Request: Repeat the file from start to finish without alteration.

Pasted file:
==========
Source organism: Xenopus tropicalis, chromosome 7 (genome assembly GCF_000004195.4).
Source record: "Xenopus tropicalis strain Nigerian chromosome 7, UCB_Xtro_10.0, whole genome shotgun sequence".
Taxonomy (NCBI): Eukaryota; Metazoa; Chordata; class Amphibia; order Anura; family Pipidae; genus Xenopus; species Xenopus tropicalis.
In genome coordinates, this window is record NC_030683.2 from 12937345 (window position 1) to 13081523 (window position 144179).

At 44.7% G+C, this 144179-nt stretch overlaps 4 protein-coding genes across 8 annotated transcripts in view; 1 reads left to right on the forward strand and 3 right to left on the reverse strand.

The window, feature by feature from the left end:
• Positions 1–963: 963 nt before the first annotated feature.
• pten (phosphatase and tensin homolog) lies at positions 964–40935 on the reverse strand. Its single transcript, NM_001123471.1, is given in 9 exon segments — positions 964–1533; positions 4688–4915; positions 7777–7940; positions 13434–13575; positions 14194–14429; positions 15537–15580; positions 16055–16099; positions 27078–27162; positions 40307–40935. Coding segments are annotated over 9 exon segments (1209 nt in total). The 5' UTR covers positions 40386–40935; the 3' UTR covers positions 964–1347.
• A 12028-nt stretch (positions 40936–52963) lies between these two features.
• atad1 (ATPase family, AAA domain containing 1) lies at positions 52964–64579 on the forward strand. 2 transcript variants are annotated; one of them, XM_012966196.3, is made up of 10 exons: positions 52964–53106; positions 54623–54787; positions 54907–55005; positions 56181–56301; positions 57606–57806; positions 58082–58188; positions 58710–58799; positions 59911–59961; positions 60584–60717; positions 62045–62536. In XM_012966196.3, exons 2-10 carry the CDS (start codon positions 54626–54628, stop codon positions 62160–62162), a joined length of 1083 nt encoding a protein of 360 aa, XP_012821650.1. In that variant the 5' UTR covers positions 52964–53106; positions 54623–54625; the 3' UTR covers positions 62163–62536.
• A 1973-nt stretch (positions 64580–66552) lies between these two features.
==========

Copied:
Source organism: Xenopus tropicalis, chromosome 7 (genome assembly GCF_000004195.4).
Source record: "Xenopus tropicalis strain Nigerian chromosome 7, UCB_Xtro_10.0, whole genome shotgun sequence".
Taxonomy (NCBI): Eukaryota; Metazoa; Chordata; class Amphibia; order Anura; family Pipidae; genus Xenopus; species Xenopus tropicalis.
In genome coordinates, this window is record NC_030683.2 from 12937345 (window position 1) to 13081523 (window position 144179).

At 44.7% G+C, this 144179-nt stretch overlaps 4 protein-coding genes across 8 annotated transcripts in view; 1 reads left to right on the forward strand and 3 right to left on the reverse strand.

The window, feature by feature from the left end:
• Positions 1–963: 963 nt before the first annotated feature.
• pten (phosphatase and tensin homolog) lies at positions 964–40935 on the reverse strand. Its single transcript, NM_001123471.1, is given in 9 exon segments — positions 964–1533; positions 4688–4915; positions 7777–7940; positions 13434–13575; positions 14194–14429; positions 15537–15580; positions 16055–16099; positions 27078–27162; positions 40307–40935. Coding segments are annotated over 9 exon segments (1209 nt in total). The 5' UTR covers positions 40386–40935; the 3' UTR covers positions 964–1347.
• A 12028-nt stretch (positions 40936–52963) lies between these two features.
• atad1 (ATPase family, AAA domain containing 1) lies at positions 52964–64579 on the forward strand. 2 transcript variants are annotated; one of them, XM_012966196.3, is made up of 10 exons: positions 52964–53106; positions 54623–54787; positions 54907–55005; positions 56181–56301; positions 57606–57806; positions 58082–58188; positions 58710–58799; positions 59911–59961; positions 60584–60717; positions 62045–62536. In XM_012966196.3, exons 2-10 carry the CDS (start codon positions 54626–54628, stop codon positions 62160–62162), a joined length of 1083 nt encoding a protein of 360 aa, XP_012821650.1. In that variant the 5' UTR covers positions 52964–53106; positions 54623–54625; the 3' UTR covers positions 62163–62536.
• A 1973-nt stretch (positions 64580–66552) lies between these two features.